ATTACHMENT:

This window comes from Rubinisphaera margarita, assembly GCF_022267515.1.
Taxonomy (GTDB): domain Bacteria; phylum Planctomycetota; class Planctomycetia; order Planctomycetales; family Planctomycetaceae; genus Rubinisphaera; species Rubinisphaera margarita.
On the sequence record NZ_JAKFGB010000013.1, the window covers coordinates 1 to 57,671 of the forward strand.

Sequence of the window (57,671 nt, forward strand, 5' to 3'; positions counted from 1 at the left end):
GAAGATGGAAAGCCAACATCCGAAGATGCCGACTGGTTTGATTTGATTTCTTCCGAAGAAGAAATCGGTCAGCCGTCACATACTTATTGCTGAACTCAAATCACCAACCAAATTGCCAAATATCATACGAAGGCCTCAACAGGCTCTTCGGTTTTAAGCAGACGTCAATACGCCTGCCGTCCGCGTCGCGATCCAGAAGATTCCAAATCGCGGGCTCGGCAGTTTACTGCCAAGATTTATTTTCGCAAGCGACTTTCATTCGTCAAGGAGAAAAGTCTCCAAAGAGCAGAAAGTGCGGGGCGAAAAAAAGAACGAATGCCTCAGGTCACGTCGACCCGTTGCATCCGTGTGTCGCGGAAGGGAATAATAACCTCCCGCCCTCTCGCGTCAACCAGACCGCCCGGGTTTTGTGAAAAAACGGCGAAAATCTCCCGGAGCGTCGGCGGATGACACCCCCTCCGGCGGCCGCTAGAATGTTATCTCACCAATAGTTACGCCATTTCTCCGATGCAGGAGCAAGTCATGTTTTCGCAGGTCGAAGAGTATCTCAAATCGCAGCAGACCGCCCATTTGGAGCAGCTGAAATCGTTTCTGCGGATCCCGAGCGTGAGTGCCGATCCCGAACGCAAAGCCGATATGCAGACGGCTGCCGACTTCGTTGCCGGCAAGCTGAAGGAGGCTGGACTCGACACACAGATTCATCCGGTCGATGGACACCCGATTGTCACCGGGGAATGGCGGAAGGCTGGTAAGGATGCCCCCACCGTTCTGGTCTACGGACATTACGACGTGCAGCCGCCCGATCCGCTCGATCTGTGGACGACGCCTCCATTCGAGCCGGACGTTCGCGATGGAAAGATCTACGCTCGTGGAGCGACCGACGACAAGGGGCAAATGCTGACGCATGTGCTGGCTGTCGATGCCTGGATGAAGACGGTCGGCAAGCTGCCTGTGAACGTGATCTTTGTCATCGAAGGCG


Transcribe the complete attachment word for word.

This window comes from Rubinisphaera margarita, assembly GCF_022267515.1.
Taxonomy (GTDB): domain Bacteria; phylum Planctomycetota; class Planctomycetia; order Planctomycetales; family Planctomycetaceae; genus Rubinisphaera; species Rubinisphaera margarita.
On the sequence record NZ_JAKFGB010000013.1, the window covers coordinates 1 to 57,671 of the forward strand.

Sequence of the window (57,671 nt, forward strand, 5' to 3'; positions counted from 1 at the left end):
GAAGATGGAAAGCCAACATCCGAAGATGCCGACTGGTTTGATTTGATTTCTTCCGAAGAAGAAATCGGTCAGCCGTCACATACTTATTGCTGAACTCAAATCACCAACCAAATTGCCAAATATCATACGAAGGCCTCAACAGGCTCTTCGGTTTTAAGCAGACGTCAATACGCCTGCCGTCCGCGTCGCGATCCAGAAGATTCCAAATCGCGGGCTCGGCAGTTTACTGCCAAGATTTATTTTCGCAAGCGACTTTCATTCGTCAAGGAGAAAAGTCTCCAAAGAGCAGAAAGTGCGGGGCGAAAAAAAGAACGAATGCCTCAGGTCACGTCGACCCGTTGCATCCGTGTGTCGCGGAAGGGAATAATAACCTCCCGCCCTCTCGCGTCAACCAGACCGCCCGGGTTTTGTGAAAAAACGGCGAAAATCTCCCGGAGCGTCGGCGGATGACACCCCCTCCGGCGGCCGCTAGAATGTTATCTCACCAATAGTTACGCCATTTCTCCGATGCAGGAGCAAGTCATGTTTTCGCAGGTCGAAGAGTATCTCAAATCGCAGCAGACCGCCCATTTGGAGCAGCTGAAATCGTTTCTGCGGATCCCGAGCGTGAGTGCCGATCCCGAACGCAAAGCCGATATGCAGACGGCTGCCGACTTCGTTGCCGGCAAGCTGAAGGAGGCTGGACTCGACACACAGATTCATCCGGTCGATGGACACCCGATTGTCACCGGGGAATGGCGGAAGGCTGGTAAGGATGCCCCCACCGTTCTGGTCTACGGACATTACGACGTGCAGCCGCCCGATCCGCTCGATCTGTGGACGACGCCTCCATTCGAGCCGGACGTTCGCGATGGAAAGATCTACGCTCGTGGAGCGACCGACGACAAGGGGCAAATGCTGACGCATGTGCTGGCTGTCGATGCCTGGATGAAGACGGTCGGCAAGCTGCCTGTGAACGTGATCTTTGTCATCGAAGGCG